Why did people march on January 21, 2017? As a team of sociologists interested in social movements, we know there are many possible answers to this seemingly simple question.

As a team of sociologists we have developed a multi-method, multi-site research project, Mobilizing Millions: Engendering Protest Across the Globe.* We want to understand why people participate in a march of this scale, at a critical historical juncture in our political landscape. Within weeks of discussion of the first march, there were already “sister” march pages national and internationally. While it is beyond the scope of this post to discuss all of the project findings thus far, the predictability of the racial tensions visible in social media or the role of men, local opportunities and challenges we do offer some early findings.

In the project’s first phase, we had team members on the ground in Austin, TX; Boston, MA; Los Angeles, CA; New York, NY; Philadelphia, PA;  Portland, OR; Santa Barbara, CA and St. Louis, MO. We are currently conducting a survey about the motivations and experiences that brought millions of people to the marches worldwide. We recruited respondents from marches in the aforementioned cities, and online. This has resulted in responses from around the world. Our preliminary findings from the observations and survey highlight that 1) there were a range of reasons people attended marches and 2) across and within sites, there were varying experiences of “the” march in any location.

One striking similarity we observed across sites was the limited visible presence of social movement organizations (SMOs). For sure, SMOs became visible in social media leading up to the event (particularly for the DC march). Unlike at social movement gatherings such as the US Social Forum or conservative equivalents, the sheer number of unaffiliated people dwarfed any delegations or representatives from SMOs. Of our almost 60-member nation-wide team across sites only a handful had encountered anyone handing out organizational material, as we would see at other protest. This is perhaps what brought many people to the march—an opportunity to be an individual connecting with other individuals. However, this is an empirical question as is what this means for the future of social movement organizing. We hope others join us in answering.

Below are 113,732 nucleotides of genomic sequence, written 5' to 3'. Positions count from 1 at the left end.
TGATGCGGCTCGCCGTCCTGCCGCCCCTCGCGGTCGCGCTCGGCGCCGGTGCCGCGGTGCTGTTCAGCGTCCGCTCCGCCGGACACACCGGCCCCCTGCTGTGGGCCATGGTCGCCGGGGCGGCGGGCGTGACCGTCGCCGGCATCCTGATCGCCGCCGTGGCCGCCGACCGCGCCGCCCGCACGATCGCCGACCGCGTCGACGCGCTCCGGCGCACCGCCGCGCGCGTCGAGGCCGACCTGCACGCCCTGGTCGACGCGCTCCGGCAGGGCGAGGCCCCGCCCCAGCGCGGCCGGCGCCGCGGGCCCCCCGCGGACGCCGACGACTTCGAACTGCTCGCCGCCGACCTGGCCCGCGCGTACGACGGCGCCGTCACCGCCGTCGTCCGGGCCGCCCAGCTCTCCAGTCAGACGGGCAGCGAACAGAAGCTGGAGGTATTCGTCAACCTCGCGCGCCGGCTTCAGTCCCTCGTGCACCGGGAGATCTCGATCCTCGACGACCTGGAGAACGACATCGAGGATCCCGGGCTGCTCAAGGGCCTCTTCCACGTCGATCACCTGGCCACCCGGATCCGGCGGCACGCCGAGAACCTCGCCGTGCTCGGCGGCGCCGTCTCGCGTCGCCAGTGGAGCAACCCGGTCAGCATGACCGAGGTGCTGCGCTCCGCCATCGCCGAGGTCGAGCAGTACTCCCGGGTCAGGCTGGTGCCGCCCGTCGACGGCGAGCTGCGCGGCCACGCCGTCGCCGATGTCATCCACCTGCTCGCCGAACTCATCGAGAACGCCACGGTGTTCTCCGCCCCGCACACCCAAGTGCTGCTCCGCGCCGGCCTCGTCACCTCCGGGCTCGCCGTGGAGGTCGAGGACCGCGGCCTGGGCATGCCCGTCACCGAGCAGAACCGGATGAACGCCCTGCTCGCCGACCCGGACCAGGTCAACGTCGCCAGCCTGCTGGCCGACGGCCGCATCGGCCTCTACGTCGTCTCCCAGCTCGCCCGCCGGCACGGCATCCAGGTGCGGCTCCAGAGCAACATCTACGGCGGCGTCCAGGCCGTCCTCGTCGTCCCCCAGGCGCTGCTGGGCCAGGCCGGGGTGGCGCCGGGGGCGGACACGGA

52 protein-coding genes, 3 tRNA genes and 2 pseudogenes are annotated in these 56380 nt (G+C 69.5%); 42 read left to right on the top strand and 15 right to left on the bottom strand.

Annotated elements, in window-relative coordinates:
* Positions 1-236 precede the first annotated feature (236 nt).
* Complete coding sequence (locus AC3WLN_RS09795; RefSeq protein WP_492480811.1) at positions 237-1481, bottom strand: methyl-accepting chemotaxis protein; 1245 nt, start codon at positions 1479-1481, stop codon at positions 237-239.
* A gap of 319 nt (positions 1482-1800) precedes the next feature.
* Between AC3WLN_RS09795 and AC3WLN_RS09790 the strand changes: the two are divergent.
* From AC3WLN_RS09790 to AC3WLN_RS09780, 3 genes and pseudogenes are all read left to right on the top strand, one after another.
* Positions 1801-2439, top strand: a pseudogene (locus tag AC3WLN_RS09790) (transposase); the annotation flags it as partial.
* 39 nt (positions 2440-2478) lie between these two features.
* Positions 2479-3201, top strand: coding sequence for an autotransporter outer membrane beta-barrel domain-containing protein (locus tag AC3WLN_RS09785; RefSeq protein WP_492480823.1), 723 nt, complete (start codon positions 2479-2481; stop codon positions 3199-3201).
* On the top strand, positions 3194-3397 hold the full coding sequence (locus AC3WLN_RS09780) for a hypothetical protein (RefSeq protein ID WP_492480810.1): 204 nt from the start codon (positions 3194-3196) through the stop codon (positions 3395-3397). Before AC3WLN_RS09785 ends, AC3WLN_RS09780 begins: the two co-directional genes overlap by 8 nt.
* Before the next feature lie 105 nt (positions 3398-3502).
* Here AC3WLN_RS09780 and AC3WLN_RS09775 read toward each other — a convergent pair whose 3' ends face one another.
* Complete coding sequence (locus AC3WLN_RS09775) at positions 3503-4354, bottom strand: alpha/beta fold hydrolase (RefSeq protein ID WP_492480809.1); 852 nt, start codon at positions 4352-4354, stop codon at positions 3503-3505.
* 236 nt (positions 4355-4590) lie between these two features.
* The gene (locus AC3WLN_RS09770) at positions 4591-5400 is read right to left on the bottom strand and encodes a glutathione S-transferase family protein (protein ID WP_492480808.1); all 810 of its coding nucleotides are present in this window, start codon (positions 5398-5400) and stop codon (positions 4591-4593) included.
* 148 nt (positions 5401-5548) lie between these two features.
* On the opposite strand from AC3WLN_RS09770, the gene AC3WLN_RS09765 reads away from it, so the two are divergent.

Second, while the energy was palpable at all of the marches so was the confusion. As various media sources reported, attendance at all sites far exceeded projections, sometimes by 10 times. Consequently, the physical presence of the expanded beyond organizers’ expectations, which in many places required a schedule shifted. At all marches there were points where participants in central areas could not move and most people could not hear scheduled speakers even if they were physically close to a stage.  Across the sites, we also observed how this challenge stimulated different responses. In multiple locations, people gathering spontaneously created their own sub-marches out of excitement as happened in DC when a band started playing on Madison street and people followed. Or, while waiting, waiting participants chanted “march, march.” Still, in many locations, once the official march started, people created sub-marches out of necessity because the pre-planned march route was impassable. When faced with standing for an hour to wait their “turn” to walk or create an alternative, they chose the latter.

Creativity was visible in artistic forms as well. While there were professionally printed signs (and T-shirts), there was a wealth of handmade signs at the marches. As expected, a slew that referenced phrases the president-elect had said noting, for example, “this pussy grabs back.” Yet there was also a range of other signs ranging from simple text to complicated storyboards (see below).

Across sites, we also saw many differences: including which types of organizations sponsored (or “supported” or “ were affiliated with”) that march.